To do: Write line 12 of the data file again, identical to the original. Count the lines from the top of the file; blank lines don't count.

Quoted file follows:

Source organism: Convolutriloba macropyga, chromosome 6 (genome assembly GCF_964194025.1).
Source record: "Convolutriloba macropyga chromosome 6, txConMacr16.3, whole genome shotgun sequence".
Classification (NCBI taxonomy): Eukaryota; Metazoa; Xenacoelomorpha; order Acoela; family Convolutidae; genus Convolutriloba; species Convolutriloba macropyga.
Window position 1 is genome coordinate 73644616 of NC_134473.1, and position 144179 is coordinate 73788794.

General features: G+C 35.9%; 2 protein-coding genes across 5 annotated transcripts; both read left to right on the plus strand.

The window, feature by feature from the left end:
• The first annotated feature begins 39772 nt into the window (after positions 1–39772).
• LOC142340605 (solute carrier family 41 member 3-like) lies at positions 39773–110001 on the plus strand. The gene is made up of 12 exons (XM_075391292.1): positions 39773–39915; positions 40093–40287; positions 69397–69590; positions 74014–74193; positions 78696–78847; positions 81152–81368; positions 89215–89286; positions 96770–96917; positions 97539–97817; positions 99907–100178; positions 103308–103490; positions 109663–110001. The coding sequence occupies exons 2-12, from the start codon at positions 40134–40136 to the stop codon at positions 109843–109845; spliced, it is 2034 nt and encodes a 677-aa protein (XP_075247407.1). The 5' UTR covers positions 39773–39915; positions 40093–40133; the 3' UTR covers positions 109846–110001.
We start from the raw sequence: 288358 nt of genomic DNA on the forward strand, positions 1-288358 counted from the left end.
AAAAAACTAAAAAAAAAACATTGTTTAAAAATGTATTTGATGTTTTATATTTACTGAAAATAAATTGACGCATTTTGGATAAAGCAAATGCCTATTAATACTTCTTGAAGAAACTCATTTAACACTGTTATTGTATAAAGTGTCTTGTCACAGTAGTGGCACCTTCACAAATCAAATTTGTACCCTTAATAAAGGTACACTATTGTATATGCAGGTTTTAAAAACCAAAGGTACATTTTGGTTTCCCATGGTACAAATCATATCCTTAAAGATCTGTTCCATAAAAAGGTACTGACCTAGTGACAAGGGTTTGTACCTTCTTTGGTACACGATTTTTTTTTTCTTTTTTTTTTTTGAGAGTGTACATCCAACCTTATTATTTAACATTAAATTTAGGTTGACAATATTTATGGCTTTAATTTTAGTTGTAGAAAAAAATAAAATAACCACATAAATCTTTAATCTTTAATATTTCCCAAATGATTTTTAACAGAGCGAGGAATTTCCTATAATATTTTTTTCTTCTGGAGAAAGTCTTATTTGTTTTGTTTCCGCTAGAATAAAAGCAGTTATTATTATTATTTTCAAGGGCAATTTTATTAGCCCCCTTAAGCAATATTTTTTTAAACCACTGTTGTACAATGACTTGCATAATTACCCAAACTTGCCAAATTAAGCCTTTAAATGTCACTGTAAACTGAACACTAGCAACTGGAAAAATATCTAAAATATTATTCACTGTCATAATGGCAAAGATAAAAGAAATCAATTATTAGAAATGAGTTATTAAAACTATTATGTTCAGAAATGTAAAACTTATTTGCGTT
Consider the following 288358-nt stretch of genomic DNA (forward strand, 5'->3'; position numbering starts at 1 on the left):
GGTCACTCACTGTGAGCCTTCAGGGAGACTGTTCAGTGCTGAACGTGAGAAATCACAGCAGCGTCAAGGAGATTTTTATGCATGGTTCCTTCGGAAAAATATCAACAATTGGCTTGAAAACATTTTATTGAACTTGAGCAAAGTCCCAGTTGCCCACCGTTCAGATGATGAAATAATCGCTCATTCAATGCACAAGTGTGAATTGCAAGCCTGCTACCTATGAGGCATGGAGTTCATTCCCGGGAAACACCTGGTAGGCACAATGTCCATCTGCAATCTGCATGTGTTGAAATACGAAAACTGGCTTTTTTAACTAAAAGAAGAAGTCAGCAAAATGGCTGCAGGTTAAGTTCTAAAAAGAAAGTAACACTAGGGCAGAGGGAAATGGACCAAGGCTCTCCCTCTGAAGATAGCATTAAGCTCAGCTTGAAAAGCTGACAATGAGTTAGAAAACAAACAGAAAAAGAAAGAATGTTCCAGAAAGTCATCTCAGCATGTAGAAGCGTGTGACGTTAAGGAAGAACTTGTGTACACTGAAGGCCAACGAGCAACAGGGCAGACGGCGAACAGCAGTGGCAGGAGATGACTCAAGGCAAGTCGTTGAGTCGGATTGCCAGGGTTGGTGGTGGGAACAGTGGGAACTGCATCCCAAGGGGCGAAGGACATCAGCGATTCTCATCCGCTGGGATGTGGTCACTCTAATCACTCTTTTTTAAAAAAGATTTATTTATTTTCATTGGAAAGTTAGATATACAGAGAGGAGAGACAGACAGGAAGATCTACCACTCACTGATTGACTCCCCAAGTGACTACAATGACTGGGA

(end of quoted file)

GGTCACTCACTGTGAGCCTTCAGGGAGACTGTTCAGTGCTGAACGTGAGAAATCACAGCAGCGTCAAGGAGATTTTTATGCATGGTTCCTTCGGAAAAATATCAACAATTGGCTTGAAAACATTTTATTGAACTTGAGCAAAGTCCCAGTTGCCCACCGTTCAGATGATGAAATAATCGCTCATTCAATGCACAAGTGTGAATTGCAAGCCTGCTACCTATGAGGCATGGAGTTCATTCCCGGGAAACACCTGGTAGGCACAATGTCCATCTGCAATCTGCATGTGTTGAAATACGAAAACTGGCTTTTTTAACTAAAAGAAGAAGTCAGCAAAATGGCTGCAGGTTAAGTTCTAAAAAGAAAGTAACACTAGGGCAGAGGGAAATGGACCAAGGCTCTCCCTCTGAAGATAGCATTAAGCTCAGCTTGAAAAGCTGACAATGAGTTAGAAAACAAACAGAAAAAGAAAGAATGTTCCAGAAAGTCATCTCAGCATGTAGAAGCGTGTGACGTTAAGGAAGAACTTGTGTACACTGAAGGCCAACGAGCAACAGGGCAGACGGCGAACAGCAGTGGCAGGAGATGACTCAAGGCAAGTCGTTGAGTCGGATTGCCAGGGTTGGTGGTGGGAACAGTGGGAACTGCATCCCAAGGGGCGAAGGACATCAGCGATTCTCATCCGCTGGGATGTGGTCACTCTAATCACTCTTTTTTAAAAAAGATTTATTTATTTTCATTGGAAAGTTAGATATACAGAGAGGAGAGACAGACAGGAAGATCTACCACTCACTGATTGACTCCCCAAGTGACTACAATGACTGGGA